Joint Committees are made up of Members from both Houses. There are three Joint Committees and they deal with matters of mutual interest to both Houses. They are:

  1. Library of Parliament
  2. Official Languages
  3. Scrutiny of Regulations

Locating Joint Committee Materials

  1. List of Joint Committees – current joint committee information is available online
  2. Membership of the Committees – current joint committee member are listed online

Special Joint Committees

Special Joint Committees are formed from Members from both Houses and investigate issues such as the Constitution, Senate reform, immigration, pension plans, etc. Like House of Commons and Senate Special Committees, Special Joint Committees publish final reports then disband.

Locating Special Joint Committee Materials

  1. Special Joint Committee Members are listed in Wednesday's Hansard.
  2. Materials can be found in the Catalogue author search under "Canada. Parliament. Special Joint Committee...".


Permanent Commissions

The government established Permanent Commissions to enforce and monitor specific Acts. For example, the Canadian Grain Commission is responsible for the Canadian Grain Act, and the Canadian Human Rights Commission is responsible for the Canadian Human Rights Act. These Commissions are composed largely of civil servants not elected members and function on a continual basis.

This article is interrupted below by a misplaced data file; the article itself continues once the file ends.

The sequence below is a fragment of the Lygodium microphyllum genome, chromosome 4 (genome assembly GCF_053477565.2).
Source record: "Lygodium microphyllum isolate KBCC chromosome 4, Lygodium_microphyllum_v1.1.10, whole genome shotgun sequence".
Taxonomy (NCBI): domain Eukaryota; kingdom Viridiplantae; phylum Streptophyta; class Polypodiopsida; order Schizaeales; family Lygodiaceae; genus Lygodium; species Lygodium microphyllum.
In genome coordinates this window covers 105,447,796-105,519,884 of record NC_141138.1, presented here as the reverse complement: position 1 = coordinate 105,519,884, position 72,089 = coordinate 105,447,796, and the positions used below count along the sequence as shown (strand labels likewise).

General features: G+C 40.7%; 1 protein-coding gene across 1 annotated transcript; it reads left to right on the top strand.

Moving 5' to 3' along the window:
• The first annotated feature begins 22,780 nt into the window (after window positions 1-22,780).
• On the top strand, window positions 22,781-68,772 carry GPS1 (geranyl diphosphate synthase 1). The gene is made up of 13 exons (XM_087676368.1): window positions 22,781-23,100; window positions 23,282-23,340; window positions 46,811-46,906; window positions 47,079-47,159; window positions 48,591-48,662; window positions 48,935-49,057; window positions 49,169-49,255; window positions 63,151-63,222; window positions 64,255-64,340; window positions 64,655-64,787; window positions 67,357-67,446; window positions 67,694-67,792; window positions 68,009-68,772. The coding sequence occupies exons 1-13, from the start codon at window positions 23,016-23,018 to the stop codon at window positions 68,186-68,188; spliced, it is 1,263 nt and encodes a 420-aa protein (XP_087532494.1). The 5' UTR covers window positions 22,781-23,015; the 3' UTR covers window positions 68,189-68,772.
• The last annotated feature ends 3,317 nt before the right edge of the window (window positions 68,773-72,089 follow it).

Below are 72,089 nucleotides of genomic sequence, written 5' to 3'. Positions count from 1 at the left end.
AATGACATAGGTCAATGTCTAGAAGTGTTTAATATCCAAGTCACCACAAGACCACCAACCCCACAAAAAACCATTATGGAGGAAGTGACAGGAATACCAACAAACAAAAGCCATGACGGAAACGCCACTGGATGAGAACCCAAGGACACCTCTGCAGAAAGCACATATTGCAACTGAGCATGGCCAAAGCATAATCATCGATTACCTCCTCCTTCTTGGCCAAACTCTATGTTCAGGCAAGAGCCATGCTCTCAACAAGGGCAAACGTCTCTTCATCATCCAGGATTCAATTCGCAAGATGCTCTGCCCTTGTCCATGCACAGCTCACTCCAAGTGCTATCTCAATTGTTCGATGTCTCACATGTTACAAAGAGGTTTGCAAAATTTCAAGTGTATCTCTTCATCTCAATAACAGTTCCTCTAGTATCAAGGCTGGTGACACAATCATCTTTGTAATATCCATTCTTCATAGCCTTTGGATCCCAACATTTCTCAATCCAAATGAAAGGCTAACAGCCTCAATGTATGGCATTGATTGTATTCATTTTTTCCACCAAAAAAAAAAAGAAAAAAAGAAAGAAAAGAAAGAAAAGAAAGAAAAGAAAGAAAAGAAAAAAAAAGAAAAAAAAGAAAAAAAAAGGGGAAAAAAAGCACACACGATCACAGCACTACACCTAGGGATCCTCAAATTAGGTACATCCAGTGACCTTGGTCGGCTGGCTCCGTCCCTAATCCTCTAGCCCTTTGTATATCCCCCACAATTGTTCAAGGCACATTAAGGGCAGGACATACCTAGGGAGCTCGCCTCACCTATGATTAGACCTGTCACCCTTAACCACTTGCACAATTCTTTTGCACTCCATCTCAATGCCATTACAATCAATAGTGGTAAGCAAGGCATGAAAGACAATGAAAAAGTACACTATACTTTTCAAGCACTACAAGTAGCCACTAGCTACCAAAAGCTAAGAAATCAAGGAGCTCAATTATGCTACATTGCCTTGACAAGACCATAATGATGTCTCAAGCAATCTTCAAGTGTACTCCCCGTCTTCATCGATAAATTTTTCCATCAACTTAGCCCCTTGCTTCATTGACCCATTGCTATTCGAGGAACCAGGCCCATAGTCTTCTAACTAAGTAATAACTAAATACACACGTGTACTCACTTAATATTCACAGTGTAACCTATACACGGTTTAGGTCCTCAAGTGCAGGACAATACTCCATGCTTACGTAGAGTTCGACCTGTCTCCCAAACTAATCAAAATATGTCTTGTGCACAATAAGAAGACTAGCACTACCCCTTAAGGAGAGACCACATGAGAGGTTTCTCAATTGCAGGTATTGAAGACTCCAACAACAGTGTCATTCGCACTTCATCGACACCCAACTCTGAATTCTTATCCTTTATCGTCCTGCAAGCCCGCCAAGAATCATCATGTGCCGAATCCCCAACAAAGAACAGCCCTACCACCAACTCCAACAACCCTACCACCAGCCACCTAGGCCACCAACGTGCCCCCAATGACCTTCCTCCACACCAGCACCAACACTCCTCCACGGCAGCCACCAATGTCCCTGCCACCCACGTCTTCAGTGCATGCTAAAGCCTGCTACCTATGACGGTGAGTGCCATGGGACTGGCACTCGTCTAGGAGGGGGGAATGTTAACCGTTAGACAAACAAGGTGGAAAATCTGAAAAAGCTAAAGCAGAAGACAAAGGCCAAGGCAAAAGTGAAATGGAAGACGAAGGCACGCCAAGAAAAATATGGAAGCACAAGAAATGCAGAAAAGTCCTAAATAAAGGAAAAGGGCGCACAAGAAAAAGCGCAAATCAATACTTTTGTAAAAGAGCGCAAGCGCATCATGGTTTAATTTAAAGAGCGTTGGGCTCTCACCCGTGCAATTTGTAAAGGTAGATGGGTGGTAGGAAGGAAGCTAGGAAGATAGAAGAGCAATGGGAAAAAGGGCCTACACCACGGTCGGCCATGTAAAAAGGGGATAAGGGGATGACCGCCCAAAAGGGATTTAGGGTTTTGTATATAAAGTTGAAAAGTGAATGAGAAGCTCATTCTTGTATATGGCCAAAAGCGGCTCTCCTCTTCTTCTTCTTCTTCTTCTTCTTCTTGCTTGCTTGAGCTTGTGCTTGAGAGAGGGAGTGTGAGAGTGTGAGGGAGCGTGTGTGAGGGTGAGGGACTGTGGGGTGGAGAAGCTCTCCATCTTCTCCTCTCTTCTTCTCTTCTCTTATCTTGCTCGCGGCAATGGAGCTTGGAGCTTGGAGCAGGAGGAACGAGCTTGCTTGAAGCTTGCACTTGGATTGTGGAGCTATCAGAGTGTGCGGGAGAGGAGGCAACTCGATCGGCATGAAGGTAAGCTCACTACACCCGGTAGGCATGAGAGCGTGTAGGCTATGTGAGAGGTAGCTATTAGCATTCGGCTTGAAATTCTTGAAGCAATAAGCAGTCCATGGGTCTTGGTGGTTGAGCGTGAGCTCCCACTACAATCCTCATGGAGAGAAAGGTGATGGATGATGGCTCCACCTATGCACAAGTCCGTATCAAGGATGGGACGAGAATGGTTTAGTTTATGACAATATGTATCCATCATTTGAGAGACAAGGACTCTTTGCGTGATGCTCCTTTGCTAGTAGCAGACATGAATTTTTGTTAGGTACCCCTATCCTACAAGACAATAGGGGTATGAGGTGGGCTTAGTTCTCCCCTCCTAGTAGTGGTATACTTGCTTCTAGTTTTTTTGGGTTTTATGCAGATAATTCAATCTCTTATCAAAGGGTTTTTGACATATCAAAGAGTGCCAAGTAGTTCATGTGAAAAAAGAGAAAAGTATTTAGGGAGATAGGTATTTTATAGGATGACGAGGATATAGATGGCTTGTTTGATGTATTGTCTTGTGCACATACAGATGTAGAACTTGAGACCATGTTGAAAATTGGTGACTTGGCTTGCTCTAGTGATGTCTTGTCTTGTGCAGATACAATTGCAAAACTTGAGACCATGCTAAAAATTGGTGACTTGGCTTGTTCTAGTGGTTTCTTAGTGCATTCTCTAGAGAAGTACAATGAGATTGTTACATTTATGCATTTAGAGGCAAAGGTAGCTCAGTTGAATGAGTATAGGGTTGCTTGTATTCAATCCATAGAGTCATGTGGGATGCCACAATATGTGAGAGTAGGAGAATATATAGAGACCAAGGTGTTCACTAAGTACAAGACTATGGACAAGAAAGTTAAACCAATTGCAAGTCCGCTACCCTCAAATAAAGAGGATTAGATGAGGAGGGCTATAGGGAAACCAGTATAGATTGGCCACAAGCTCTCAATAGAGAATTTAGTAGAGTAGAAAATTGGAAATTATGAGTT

Locating Permanent Commissions Materials

  1. A fairly comprehensive yet historical list of Permanent Commissions can be found in Canadian Government Programs and Services (JL 71 .C65 (MILLS Bookstacks)) under "Commissions, Boards and Councils."
  2. The Government of Canada Telephone Directory - National Capital Region (CA1 IF G52) (INNIS Gov Pubs) provides information on the structure of Permanent Commissions as well as names and addresses of officials.
  3. MICROLOG by Micromedia provides an extensive annual collection of materials published by Permanent Commission. See name of Commission in "Main Entry Section" of MICROLOG (CA7 MC -M31 (MILLS Gov Pubs - Quick Reference)). Search online through Canadian Research Index.

Royal Commissions

There are two types of Commissions of Inquiry: Royal Commissions and Task Forces. Royal Commissions are established by an Order in Council under the Inquiries Act. Royal Commissions are composed of both elected and non-elected persons. Royal Commissions produce final reports then disband. By establishing a Royal Commission a Government is usually binding itself to take some kind of action on the issue.